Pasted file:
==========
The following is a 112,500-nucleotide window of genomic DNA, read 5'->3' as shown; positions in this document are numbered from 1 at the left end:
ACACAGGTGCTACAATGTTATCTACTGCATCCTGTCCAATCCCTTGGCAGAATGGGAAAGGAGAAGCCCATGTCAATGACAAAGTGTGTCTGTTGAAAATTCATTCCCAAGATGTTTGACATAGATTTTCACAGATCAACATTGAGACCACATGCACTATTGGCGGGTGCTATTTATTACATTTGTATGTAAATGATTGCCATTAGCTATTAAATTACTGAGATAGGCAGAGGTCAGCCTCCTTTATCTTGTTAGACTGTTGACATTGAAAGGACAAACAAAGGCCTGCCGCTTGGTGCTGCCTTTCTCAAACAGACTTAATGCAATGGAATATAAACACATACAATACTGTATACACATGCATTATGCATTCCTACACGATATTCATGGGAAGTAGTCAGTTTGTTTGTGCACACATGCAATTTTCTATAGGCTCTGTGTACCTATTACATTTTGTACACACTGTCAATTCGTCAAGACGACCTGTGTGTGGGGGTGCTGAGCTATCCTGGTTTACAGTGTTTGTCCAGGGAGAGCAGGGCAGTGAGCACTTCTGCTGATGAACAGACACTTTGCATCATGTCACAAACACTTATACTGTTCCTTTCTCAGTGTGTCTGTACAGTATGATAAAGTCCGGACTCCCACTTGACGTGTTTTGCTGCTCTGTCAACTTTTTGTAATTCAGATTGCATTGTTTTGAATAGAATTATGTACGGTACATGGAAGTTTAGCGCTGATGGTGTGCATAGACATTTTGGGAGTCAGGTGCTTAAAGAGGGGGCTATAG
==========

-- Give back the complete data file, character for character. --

The following is a 112,500-nucleotide window of genomic DNA, read 5'->3' as shown; positions in this document are numbered from 1 at the left end:
ACACAGGTGCTACAATGTTATCTACTGCATCCTGTCCAATCCCTTGGCAGAATGGGAAAGGAGAAGCCCATGTCAATGACAAAGTGTGTCTGTTGAAAATTCATTCCCAAGATGTTTGACATAGATTTTCACAGATCAACATTGAGACCACATGCACTATTGGCGGGTGCTATTTATTACATTTGTATGTAAATGATTGCCATTAGCTATTAAATTACTGAGATAGGCAGAGGTCAGCCTCCTTTATCTTGTTAGACTGTTGACATTGAAAGGACAAACAAAGGCCTGCCGCTTGGTGCTGCCTTTCTCAAACAGACTTAATGCAATGGAATATAAACACATACAATACTGTATACACATGCATTATGCATTCCTACACGATATTCATGGGAAGTAGTCAGTTTGTTTGTGCACACATGCAATTTTCTATAGGCTCTGTGTACCTATTACATTTTGTACACACTGTCAATTCGTCAAGACGACCTGTGTGTGGGGGTGCTGAGCTATCCTGGTTTACAGTGTTTGTCCAGGGAGAGCAGGGCAGTGAGCACTTCTGCTGATGAACAGACACTTTGCATCATGTCACAAACACTTATACTGTTCCTTTCTCAGTGTGTCTGTACAGTATGATAAAGTCCGGACTCCCACTTGACGTGTTTTGCTGCTCTGTCAACTTTTTGTAATTCAGATTGCATTGTTTTGAATAGAATTATGTACGGTACATGGAAGTTTAGCGCTGATGGTGTGCATAGACATTTTGGGAGTCAGGTGCTTAAAGAGGGGGCTATAG